Some medications taken during pregnancy can cause symptoms in a newborn after delivery. These symptoms are sometimes referred to as “withdrawal”. If you take fluoxetine through the third trimester, your baby could show some symptoms of withdrawal after birth. This might include: being irritable and/or jittery, crying, tight muscle tone, harder time breathing, unusual sleep patterns, tremors (shivers), and/or trouble eating. In most cases, these symptoms are mild and go away within weeks with no treatment, or with only supportive care. Most babies exposed to fluoxetine in late pregnancy do not have withdrawal symptoms.
If you take other psychiatric medications with fluoxetine through your pregnancy, there may be a higher chance for symptoms of withdrawal in the baby after birth.
Does taking fluoxetine in pregnancy cause long-term problems in behavior or learning for a child?
A few studies have looked at the development of children from 16 months to 7 years of age and did not find differences between children who were exposed to fluoxetine during pregnancy and those who were not.
Most studies find no increase in attention deficit hyperactivity disorder (ADHD) in children exposed to SSRIs like fluoxetine during pregnancy. Most studies also find that SSRIs like fluoxetine do not appear to increase the risk of autism spectrum disorder (ASD) after accounting for the effects of maternal depression or other factors.
Can I breastfeed while taking fluoxetine?
Most reports find no problems for breastfed babies. In a small number of cases, irritability, vomiting, diarrhea, and less sleep have been reported. One study noted slightly less weight gain in infants exposed to fluoxetine via breast milk; however, this would likely only be an issue if the infant’s weight gain were already a concern. One study showed that mental and physical development was normal for infants exposed to fluoxetine via breastmilk in their first year of life.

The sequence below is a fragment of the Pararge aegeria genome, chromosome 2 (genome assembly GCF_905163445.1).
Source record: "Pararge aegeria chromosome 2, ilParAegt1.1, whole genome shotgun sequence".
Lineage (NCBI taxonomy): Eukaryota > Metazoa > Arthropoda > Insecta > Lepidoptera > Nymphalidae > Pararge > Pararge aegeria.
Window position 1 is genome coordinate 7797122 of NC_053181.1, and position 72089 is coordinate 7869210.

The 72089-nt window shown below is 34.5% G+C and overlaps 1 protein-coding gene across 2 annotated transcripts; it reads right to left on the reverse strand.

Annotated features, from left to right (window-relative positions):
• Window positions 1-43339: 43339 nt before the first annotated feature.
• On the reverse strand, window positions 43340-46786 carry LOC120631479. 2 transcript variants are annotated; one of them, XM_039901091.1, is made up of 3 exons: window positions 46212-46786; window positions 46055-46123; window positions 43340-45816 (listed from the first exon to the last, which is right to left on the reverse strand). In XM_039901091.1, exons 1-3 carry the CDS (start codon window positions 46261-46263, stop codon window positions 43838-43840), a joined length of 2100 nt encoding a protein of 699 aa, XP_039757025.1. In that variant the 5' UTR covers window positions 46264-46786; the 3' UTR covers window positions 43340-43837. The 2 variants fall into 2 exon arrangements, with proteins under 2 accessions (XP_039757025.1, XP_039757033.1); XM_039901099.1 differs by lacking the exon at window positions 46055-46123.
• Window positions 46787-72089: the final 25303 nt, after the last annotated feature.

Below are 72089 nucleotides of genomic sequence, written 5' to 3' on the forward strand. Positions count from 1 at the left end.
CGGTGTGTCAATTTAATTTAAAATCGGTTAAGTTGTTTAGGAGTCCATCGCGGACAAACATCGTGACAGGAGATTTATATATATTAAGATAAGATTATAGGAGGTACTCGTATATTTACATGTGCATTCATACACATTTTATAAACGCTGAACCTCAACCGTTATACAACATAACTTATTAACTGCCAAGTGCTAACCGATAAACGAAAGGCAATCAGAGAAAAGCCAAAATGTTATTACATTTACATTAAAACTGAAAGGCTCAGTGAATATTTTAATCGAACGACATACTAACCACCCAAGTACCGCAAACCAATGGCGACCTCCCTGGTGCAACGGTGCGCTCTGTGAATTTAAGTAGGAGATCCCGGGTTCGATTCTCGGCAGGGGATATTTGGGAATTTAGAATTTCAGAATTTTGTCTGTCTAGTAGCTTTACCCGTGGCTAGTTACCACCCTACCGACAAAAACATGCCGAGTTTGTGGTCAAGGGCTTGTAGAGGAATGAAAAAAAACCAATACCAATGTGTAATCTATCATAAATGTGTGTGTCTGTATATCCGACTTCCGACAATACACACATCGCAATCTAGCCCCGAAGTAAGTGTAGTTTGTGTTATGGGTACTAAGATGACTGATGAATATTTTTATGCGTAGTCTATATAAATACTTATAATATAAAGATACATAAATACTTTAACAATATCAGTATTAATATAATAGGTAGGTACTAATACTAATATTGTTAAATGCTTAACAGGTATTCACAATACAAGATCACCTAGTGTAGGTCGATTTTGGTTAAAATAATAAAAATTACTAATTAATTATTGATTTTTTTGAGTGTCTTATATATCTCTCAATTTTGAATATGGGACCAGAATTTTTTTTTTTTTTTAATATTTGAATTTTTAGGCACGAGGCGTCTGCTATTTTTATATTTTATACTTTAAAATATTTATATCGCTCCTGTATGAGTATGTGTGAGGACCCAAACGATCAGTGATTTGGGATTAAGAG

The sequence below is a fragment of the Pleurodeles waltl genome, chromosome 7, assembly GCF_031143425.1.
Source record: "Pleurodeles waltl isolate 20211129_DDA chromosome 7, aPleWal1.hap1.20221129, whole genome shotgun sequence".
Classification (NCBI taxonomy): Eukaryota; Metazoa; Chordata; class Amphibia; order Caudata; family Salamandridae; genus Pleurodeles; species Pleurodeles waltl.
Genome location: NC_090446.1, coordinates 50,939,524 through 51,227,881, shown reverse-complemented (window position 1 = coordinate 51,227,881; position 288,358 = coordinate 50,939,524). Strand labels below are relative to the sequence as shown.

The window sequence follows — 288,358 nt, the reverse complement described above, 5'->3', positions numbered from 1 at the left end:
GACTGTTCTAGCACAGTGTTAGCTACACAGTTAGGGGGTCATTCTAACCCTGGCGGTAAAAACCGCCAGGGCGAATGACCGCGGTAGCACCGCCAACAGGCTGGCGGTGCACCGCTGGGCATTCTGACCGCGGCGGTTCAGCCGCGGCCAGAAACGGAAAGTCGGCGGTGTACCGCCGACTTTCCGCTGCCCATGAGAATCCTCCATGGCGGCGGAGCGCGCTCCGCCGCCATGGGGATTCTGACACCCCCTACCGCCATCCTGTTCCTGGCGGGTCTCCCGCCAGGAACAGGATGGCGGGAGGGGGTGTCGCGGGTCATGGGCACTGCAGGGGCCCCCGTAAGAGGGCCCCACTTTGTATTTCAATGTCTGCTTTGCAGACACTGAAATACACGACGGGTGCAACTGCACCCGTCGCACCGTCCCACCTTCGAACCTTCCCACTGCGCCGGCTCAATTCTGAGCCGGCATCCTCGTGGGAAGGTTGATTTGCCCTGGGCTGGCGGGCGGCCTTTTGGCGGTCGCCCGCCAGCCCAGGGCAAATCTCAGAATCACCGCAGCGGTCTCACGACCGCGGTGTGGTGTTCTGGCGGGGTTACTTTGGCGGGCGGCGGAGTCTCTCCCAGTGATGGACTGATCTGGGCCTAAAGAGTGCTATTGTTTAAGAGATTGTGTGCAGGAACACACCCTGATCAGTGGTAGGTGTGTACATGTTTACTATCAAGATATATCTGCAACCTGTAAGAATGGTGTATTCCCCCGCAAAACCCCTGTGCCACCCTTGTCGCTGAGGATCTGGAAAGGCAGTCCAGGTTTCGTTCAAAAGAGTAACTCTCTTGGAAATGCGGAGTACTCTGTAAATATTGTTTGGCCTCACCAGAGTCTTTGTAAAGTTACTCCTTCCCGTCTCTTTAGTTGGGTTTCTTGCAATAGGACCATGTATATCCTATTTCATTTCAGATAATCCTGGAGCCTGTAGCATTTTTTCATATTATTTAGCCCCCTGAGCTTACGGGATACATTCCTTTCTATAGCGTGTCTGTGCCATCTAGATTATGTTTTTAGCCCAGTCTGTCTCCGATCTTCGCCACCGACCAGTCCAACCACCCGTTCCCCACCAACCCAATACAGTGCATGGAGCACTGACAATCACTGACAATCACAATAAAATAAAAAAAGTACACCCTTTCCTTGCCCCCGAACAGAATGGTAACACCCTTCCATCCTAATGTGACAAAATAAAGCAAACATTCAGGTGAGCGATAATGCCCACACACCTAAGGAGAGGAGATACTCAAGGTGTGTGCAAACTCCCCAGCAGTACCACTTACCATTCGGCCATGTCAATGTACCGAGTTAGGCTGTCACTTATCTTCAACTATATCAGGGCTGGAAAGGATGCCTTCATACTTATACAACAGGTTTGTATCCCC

In newborns less than two months of age, fluoxetine might have a higher chance of causing a side effect compared to older babies. The product label for fluoxetine recommends people who are breastfeeding not use this medication. But, the benefit of using fluoxetine may outweigh the risks. Your healthcare provider can talk with you about using fluoxetine and what treatment is best for you. If fluoxetine is the medication that works the best for you, breastfeeding doesn’t always have to be stopped. Watch your child for any symptoms. Be sure to talk to your baby’s pediatrician about any concerns you have and all your breastfeeding questions.
I take fluoxetine. Can it make it harder for me to get my partner pregnant or increase the chance of birth defects?
Fluoxetine and other SSRIs have been reported to cause some sexual side effects, such as lower sexual desire or problems with ejaculation. Studies looking at fluoxetine in a small number of males have seen that sperm quality can be negatively affected with long-term fluoxetine use. The sperm quality was seen to improve when the fluoxetine was stopped. Though sperm quality was not as good with the fluoxetine, it was still considered to be within a normal range.
One group looked at the rates of attention deficit hyperactivity disorder (ADHD) and autism spectrum disorder (ASD) in children whose fathers filled a prescription for an SSRI before conception. The authors concluded that their data suggested the other factors, not the medication itself, was associated with a small increase in these outcomes.
In general, exposures that fathers or sperm donors have are unlikely to increase risks to a pregnancy. For more information, please see the MotherToBaby fact sheet Paternal Exposures at http://mothertobaby.org/fact-sheets/paternal-exposures-pregnancy/pdf/.
National Pregnancy Registry for Psychiatric Medications: There is a pregnancy registry for people who take psychiatric medications, such as fluoxetine. For more information you can look at their website:
Please click here for references.
OTIS/MotherToBaby recognizes that not all people identify as “men” or “women.” When using the term “mother,” we mean the source of the egg and/or uterus and by “father,” we mean the source of the sperm, regardless of the person’s gender identity.